Other services providers may need to access affected areas to perform their duties. For example, during a flood, the State Emergency Service may evacuate an area and close off roads and other access but if an ambulance paramedic needed to cross the flooded river to provide care, it would be expected that the paramedic would be transported in an appropriate flood boat or helicopter. In that example the paramedic has a legitimate interest in entering the area and that would need to be taken into account. In some cases the danger may be so great that the SES would refuse to allow the paramedic into the disaster area. In deciding what is the appropriate response the SES would have to consider the need to preserve the ambulance paramedic’s safety, the needs of the person requiring the paramedic’s assistance, the safety of the SES officers and the opportunity cost involved in diverting assets to that task and away from other pressing tasks. The appropriate response, except in the most extreme cases, is not to declare an area off limits to everyone regardless of who they are and why they want to access the area, but to consider particular cases on their merits.
The media have a legitimate interest in accessing the disaster area and that interest needs to be considered. The Australasian Fire and Emergency Services Authorities Council says:
The media have a legitimate interest in seeking access to disaster areas.
“As the print and electronic media are a primary means of providing information to the community, and media organisations have a legitimate right to information regarding fire events, fire agencies should facilitate their access to relevant information and fire events. Fire agencies should manage media access to firegrounds to provide for the safety of media crews.” (AFAC 2005, 9 (emphasis added)).
There is some similarity between the emergency services and the military. Fighting fires and responding to disasters breeds camaraderie between members who may well be faced with life threatening situations. The emergency services, even if staffed by volunteers, are a government agency whose principal accountability is to the government, not shareholders or ‘customers’.
“The media by comparison … is, with few exceptions, privately owned and accountable to stockholders with a mission of reporting newsworthy events that will either sell newspapers, magazines, or airtime for a monetary profit. The goal of the … media is to write or present an intriguing story. That “attention-getter” translates to money. The … [emergency service], by contrast, is not a profit-making entity. It exists solely because the … public wants it to exist due to a perceived need for protection … (Oehl 2004, 39-40)”
The tensions between the emergency services and the media may not be as extreme as those between the military and the media, but they can exist where members of the emergency services are reluctant to value the contribution made by a journalist who will be looking for a story and who is not bound by the rules of the emergency service nor loyal to the service or the government. Nonetheless the emergency services need to recognise that media reporting of the disaster is in the public interest and that the freedom to communicate on important issues and issues of a political nature (CMC 2004, 32-34 and 40-42) including how the government (represented by the emergency services) is managing a response to a disaster is an essential freedom in a democracy (Nationwide News Pty Ltd v Wills (1992); ACT Television v Commonwealth (1992); Australian Press Council 2006, [Preamble]). The emergency services also need to rely on the media to get their message to the public, to warn them of the dangers, to prepare them to respond and to tell the story of their response (Cohen, Hughes & White 2008, 113; CMC 2004, 21). Although there may be tension between the services and the media, they in fact need each other to do their job.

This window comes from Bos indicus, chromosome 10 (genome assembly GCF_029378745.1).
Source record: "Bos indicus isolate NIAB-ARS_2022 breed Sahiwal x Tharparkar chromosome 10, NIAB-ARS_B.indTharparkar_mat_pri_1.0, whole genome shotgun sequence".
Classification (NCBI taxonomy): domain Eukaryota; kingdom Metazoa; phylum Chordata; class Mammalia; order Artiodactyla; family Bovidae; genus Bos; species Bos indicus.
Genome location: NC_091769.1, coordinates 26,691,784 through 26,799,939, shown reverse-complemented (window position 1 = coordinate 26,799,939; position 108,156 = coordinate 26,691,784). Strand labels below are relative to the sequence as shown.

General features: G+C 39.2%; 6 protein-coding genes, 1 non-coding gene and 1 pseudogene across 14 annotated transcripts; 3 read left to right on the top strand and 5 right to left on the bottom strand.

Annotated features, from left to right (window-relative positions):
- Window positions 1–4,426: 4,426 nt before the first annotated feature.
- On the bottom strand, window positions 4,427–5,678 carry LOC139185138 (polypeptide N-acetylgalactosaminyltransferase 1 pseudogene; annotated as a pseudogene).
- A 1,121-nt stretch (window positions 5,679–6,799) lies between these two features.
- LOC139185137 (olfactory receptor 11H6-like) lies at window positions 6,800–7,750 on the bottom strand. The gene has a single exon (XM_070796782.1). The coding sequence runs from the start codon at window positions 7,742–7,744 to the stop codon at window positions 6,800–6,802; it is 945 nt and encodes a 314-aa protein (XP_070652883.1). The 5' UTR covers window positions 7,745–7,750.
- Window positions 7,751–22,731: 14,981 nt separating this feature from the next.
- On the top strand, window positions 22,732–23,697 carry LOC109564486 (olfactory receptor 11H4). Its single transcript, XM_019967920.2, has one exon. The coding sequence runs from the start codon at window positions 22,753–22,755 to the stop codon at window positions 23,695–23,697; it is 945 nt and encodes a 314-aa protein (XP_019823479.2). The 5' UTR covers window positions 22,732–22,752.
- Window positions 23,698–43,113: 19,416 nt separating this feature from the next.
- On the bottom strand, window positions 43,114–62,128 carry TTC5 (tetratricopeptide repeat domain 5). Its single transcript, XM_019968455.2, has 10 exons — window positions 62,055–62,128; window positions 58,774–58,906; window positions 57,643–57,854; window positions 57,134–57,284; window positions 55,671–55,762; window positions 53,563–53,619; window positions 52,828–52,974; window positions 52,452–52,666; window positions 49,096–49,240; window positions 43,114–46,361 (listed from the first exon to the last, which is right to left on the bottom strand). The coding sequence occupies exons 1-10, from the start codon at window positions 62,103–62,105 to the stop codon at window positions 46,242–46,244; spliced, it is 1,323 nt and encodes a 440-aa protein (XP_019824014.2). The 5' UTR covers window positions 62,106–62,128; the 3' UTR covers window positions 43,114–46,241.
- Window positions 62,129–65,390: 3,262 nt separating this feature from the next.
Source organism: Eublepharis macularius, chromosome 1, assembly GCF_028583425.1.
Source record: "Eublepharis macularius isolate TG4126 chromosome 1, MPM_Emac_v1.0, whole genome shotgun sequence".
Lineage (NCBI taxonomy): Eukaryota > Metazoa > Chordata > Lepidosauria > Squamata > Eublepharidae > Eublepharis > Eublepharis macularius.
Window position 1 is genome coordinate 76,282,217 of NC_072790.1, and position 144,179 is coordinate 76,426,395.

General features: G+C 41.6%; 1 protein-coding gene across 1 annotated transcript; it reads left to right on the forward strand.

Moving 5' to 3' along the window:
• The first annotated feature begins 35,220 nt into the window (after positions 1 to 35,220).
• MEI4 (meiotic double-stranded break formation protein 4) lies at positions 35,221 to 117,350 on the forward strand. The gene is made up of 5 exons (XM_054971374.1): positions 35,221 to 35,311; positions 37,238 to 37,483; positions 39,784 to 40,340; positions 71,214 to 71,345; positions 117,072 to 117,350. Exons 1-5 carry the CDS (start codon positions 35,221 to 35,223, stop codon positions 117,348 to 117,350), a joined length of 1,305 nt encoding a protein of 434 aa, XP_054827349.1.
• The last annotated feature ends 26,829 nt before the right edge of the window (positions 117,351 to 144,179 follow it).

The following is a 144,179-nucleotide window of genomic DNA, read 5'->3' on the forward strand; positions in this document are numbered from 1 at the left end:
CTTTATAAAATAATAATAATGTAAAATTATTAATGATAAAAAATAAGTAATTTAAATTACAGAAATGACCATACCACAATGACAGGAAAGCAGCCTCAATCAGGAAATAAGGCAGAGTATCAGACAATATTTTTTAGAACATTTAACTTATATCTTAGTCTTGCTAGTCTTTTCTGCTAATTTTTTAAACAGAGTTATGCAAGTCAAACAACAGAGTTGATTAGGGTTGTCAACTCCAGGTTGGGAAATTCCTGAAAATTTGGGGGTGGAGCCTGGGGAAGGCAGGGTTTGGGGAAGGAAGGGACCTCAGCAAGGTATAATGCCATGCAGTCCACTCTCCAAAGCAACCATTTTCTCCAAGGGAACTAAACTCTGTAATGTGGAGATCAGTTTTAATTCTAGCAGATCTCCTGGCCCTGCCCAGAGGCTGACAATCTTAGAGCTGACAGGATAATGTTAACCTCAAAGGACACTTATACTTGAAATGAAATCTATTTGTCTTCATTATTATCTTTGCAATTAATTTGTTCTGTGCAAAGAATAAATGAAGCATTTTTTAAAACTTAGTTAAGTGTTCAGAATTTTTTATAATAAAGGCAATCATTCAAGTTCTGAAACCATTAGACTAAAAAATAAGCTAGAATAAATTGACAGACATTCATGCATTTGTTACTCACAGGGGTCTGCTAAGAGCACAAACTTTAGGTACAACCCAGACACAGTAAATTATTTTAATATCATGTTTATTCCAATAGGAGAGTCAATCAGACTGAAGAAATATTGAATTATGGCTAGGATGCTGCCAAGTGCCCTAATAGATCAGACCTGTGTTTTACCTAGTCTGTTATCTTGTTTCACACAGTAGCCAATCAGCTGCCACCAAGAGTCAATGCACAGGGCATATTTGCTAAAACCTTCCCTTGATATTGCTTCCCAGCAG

The military, particularly the American military, noted this reality after a series of conflicts with varying degrees of media access and freedom. During the Vietnam war the military-media relationship failed where there was a perceived ‘reality gap’ between what was being reported by the administration and the reality observed on the ground (Oehl 2004, 42; Rodriguez 2004, 58). The same situation could apply if the reality of the emergency does not match the official reports issued during press briefings or where the emergency service organisation is perceived to be delivering ‘spin’ or a public relations message rather than information (Cohen, Hughes & White 2008, 110-113).
In ‘Operation Iraqi Freedom’, the US military took journalists with them, the journalists were embedded with combat troops, got to know the troops and experience the same dangers but were free to report on anything including failings by the military and on civilian casualties (Oehl 2004, 51). Oehl, a former military commander, says:
“The process of embedding media served to break down some of the preconceived notions and prejudices that the military and media industries had towards one another by educating both sides on the duties and responsibilities of the other. The shared experiences of military members and the reporters embedded with them should ultimately result in a better understanding of not only why a relationship is necessary but how such a relationship can be mutually beneficial to both camps. (Oehl 2004, 52).”